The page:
December 18, 2019, Harrisburg, Pa. – Today, the Pa. Legislature passed two bills that firmly establish Pennsylvania as a national leader on criminal justice reform. Senate Bills 500 and 501, which are part of the second phase of the Justice Reinvestment Initiative (JRI 2), passed with bi-partisan support in the House and Senate and will be signed by Gov. Wolf.
“This is a much-needed step toward making Pennsylvania’s corrections system more efficient, more cost-effective, and better equipped to protect public safety,” said Commonwealth Foundation President and CEO Charles Mitchell. “These bills build on Pennsylvania’s landmark Justice Reinvestment Initiative of 2012 and last year’s Clean Slate Act by prioritizing resources on violent criminals so we can focus on making communities safer while helping non-violent former inmates reintegrate into society.”
Since the first phase of JRI, Pennsylvania has experienced a 29 percent drop in crime while seeing historic declines in prison population. JRI 2 builds on that success by implementing proven reforms supported by an array of stakeholders that will enhance the commonwealth’s justice system.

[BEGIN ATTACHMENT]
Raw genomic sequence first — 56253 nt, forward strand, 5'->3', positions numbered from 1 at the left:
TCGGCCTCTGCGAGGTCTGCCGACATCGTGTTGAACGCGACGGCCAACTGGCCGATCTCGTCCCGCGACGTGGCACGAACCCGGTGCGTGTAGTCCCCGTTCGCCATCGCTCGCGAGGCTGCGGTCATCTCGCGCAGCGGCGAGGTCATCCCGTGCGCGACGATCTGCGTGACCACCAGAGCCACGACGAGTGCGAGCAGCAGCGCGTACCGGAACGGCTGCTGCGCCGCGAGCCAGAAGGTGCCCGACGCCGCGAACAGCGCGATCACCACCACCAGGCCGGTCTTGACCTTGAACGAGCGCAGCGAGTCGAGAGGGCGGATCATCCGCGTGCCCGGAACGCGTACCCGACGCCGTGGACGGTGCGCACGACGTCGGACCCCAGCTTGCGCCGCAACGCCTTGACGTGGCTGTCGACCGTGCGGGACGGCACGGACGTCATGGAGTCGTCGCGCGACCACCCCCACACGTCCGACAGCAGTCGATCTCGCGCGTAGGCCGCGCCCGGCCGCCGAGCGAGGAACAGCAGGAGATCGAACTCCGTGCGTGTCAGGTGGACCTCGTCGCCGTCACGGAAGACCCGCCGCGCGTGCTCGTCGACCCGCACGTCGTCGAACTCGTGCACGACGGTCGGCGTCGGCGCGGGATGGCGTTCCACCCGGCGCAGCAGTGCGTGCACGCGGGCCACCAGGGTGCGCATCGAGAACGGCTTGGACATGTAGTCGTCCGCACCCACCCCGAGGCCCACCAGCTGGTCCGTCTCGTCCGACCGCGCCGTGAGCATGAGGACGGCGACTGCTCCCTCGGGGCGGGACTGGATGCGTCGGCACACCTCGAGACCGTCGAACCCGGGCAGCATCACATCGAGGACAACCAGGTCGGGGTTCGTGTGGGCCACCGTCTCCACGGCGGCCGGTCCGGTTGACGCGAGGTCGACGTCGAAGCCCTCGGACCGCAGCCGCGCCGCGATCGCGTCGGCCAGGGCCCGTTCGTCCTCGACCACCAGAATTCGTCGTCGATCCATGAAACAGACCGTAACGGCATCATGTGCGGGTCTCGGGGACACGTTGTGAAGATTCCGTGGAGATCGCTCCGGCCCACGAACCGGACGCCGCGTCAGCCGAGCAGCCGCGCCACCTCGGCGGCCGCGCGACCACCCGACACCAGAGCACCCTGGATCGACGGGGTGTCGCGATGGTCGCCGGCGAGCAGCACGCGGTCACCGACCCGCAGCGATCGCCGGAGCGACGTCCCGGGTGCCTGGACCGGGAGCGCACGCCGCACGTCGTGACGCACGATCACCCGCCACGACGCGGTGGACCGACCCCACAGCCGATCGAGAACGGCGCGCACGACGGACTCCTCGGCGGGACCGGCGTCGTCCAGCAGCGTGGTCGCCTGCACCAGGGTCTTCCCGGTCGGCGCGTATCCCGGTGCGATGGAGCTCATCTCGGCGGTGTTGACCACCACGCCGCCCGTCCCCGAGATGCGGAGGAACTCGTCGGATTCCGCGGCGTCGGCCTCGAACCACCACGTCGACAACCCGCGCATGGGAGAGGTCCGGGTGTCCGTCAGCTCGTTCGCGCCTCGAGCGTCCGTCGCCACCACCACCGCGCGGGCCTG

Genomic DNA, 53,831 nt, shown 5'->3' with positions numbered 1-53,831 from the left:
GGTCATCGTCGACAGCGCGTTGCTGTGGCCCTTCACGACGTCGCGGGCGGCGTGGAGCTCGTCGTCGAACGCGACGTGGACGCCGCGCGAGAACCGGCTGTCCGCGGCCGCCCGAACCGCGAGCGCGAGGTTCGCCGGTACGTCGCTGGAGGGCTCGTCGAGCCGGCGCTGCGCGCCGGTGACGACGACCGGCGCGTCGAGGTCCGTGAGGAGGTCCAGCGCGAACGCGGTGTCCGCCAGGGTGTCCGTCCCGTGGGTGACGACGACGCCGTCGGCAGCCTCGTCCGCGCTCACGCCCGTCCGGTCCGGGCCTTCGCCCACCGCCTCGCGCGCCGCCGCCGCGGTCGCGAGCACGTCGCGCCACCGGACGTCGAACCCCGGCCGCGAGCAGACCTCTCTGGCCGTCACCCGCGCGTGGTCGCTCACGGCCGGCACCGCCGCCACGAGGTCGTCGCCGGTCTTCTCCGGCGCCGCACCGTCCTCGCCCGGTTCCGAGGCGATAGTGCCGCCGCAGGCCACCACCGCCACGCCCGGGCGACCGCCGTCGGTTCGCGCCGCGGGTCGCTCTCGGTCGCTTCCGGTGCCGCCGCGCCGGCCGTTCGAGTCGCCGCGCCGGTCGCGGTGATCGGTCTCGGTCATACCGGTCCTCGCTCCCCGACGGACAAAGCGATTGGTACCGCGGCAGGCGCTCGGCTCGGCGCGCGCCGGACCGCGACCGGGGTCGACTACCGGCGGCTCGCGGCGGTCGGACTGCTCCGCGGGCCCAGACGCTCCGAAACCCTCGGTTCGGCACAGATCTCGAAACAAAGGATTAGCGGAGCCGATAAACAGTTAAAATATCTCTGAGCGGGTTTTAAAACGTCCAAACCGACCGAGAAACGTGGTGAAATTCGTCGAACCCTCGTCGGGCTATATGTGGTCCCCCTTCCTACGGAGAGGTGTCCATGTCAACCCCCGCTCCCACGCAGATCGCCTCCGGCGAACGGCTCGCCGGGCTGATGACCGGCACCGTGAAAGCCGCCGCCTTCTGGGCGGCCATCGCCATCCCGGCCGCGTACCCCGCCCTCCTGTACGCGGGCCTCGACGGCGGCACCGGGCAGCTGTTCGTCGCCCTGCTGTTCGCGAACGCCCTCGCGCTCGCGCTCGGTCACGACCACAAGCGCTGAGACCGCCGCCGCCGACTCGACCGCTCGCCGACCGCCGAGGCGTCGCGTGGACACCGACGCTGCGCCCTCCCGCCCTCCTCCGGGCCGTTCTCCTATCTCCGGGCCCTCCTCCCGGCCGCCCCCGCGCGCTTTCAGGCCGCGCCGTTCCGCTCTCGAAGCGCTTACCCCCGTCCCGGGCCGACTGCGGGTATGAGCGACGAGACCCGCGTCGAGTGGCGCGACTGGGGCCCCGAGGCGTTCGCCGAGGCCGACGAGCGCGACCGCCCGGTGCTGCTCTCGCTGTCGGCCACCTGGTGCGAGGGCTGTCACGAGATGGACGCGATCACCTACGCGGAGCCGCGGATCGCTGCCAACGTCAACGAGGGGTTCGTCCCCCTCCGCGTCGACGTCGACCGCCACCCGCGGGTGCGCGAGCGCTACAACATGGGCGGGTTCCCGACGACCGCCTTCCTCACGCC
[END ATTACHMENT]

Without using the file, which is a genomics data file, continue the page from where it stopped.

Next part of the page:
Senate Bill 500, sponsored by Sen. Lisa Baker, will provide critical resources and training to county-based parole and probation systems. Pennsylvania has the second highest rate of individuals on parole or probation in the nation. Senate Bill 500 will reinvest savings in county offices responsible for ensuring former inmates find employment and do not return to crime.
Senate Bill 501, sponsored by Sen. Tom Killion, improves sentencing and parole practices to match sentences to offenders’ community risk, protect the public, and reduce overincarceration. Additionally, this bill will lower costs by an estimated $45 million annually by reducing the state’s high parolee recidivism rate. The savings will be reinvested to strengthen probation and parole systems at the county level as outlined in SB 500.
“It is fantastic to see legislative leaders and a bi-partisan coalition of lawmakers and stakeholders come together to get this reform done,” said Mitchell. “As with the federal First Step Act, we’ve seen Democrats and Republicans work together to develop legislation that will make our communities safer while making sure reformed inmates take meaningful steps away from crime and toward independence.”
Commonwealth Foundation experts are available for comment. Please contact Michael Torres at 850-619-2737 or [email protected] to schedule an interview.
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